I want to buy a RISC-V DevTerm but also try ARM, is this as easy as it sounds?

I assume I should buy the ARM version and also order RISC-V board separate? The modules seem easily swappable but I’m not sure if it’s that easy in practice or if I need more preparation.

Is there any advantage to buying the whole kit with RISC-V, will I need to be more organised e.g. is it difficult to obtain the right SD cards if not bought as a full kit? Is there likely to be wear & tear or other risks if I change the CPU a few times, or any other reason not to experiment with both ways in the one box? Is there any sort of recommended “full package” setup for developers? I’m also sceptical of why the ARM modules seem sold out, I assume they’re still shipping in the kits.

It would be nice to have some bundle or explanation for people who’ve come here for the RISC-V version but may want an ARM option for practicality. As it’s a bit of an oversized investment given the relatively low end RISC-V chip (which I’d like to experiment with) my main motivation in asking is just to ensure I’m not wasting the hardware with an underpowered option, and making sure I don’t order some totally broken setup.

I’m also interested in the future of the RISC-V models, e.g. are more powerful updates planned, will the same device still be upgradeable if new CPU boards are planned etc. However this is my first post so please take my lack of clarity asa sign of enthusiasm!

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Hi Zak,

Pros and Cons to each of the options. I have a DevTerm with a CM3 in it. Works well and has good battery life. The quad core of the CM3 and even more powerful CM4 outrun the R-01 RISC-V module by a large margin. I do have the R-01 unit in the uConsole. The other real advantage of the CM3 and CM4 is they run Raspian, a version of Debian that is very well supported. I don’t have the A04 or A06 units so can’t comment about those. The other con with the RISC-V unit is it is a work in progress. Knowledge of how things work is assumed more often. The other con, is it is rather slow as a single core unit without a GPU. Command line is ok, but using it with a GUI, the lack of GUI becomes obvious. The price point is low enough and if you want to play with the RISC-V, go for it. As you noticed, it really isn’t that hard to swap modules.

There is a real limitation of the main board for I/O speed as it only supports the USB-2 so I wouldn’t expect that many future modules to be designed to work with this main board. SD cards also have their limits for lifetime and speed. Maybe someone can comment on the CM4 with built in eMMC on it.

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I would argue that you go with one of the ARM-based modules in any DevTerm or uConsole to intend to use as a “daily driver”. And get a RISC-V based Arduino or system-on-module if you want to experiment with RV. The RISC-V systems in general are still pretty weak on graphics support and the industry is still very much focused on using RISC-V in its microcontroller role.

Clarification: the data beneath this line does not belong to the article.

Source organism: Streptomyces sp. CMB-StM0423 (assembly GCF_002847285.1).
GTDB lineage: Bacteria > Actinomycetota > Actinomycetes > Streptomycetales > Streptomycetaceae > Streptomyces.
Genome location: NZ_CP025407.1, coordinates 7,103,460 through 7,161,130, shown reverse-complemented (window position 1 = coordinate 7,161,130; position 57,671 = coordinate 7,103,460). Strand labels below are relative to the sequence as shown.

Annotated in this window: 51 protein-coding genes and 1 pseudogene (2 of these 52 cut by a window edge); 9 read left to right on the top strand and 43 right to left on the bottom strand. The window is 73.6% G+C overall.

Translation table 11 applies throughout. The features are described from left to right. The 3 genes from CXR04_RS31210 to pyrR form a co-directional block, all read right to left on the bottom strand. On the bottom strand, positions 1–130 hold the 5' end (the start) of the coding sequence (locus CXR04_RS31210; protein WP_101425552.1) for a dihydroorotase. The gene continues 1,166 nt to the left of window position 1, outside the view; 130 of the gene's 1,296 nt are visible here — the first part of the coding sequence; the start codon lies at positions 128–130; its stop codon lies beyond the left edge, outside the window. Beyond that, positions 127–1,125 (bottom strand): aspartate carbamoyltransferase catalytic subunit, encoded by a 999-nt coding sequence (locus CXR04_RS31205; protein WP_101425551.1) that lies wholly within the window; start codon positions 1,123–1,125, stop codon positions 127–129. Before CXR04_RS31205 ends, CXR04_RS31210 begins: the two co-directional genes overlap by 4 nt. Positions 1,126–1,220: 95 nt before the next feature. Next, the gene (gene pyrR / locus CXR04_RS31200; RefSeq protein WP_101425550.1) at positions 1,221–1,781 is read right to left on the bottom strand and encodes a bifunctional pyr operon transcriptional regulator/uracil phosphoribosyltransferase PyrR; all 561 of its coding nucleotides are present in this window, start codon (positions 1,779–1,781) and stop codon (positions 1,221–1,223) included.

That’s not to say you can’t use RISC-V if you want. I ordered an RISC-V in my uConsole. And I also have a very cheap system-on-module, Sipeed Lichee RV Dock and module (Allwinner D1 RISC-V) that I use for most of my experiments. That D1 chip worked first try for me with the patched up version of Linux they offer, but it suffers from not having most of those patch upstream making it harder to upgrade the kernel or use a different distro. While writing this post, I noticed that it appears people have gotten more distros and kernel versions working). I imagine some of this could be leverages for CPi R-01 modules as well.

That’s the sort of battle you will find if you stray off the popular ARM chips and onto more obscure chips and architectures. You will have an advantage going with the ClockworkPi R-01 versus that Allwinner board I mentioned, as there is distro support from CPi and a forum to help you. But it’s the same chip and I anticipate worse case is that the same problems with software support will crop up.

If you do decide to jump onto RV development. I recommend building a cross compile toolchain either with crosstool-ng or going through the steps as described at GitHub - riscv-collab/riscv-gnu-toolchain: GNU toolchain for RISC-V, including GCC

Putting together a good workflow where you can edit, compile, upload, and run code is a big part of this embedded development. Making little shell aliases or scripts can take a lot of strain off your brain too.

And as always, keeping a notebook (electronic or physical) on what you’re doing and what you’ve done is tremendously helpful when you want to go back and look at something months later.


Actually kernel support and u-boot support is pushing into mainline, but I’m waiting my uConsole to try mainline kernel boot up the build-in screen (HDMI should be fine, but dual-display probably will not work).

For progress of mainline kernel support, you can check from here: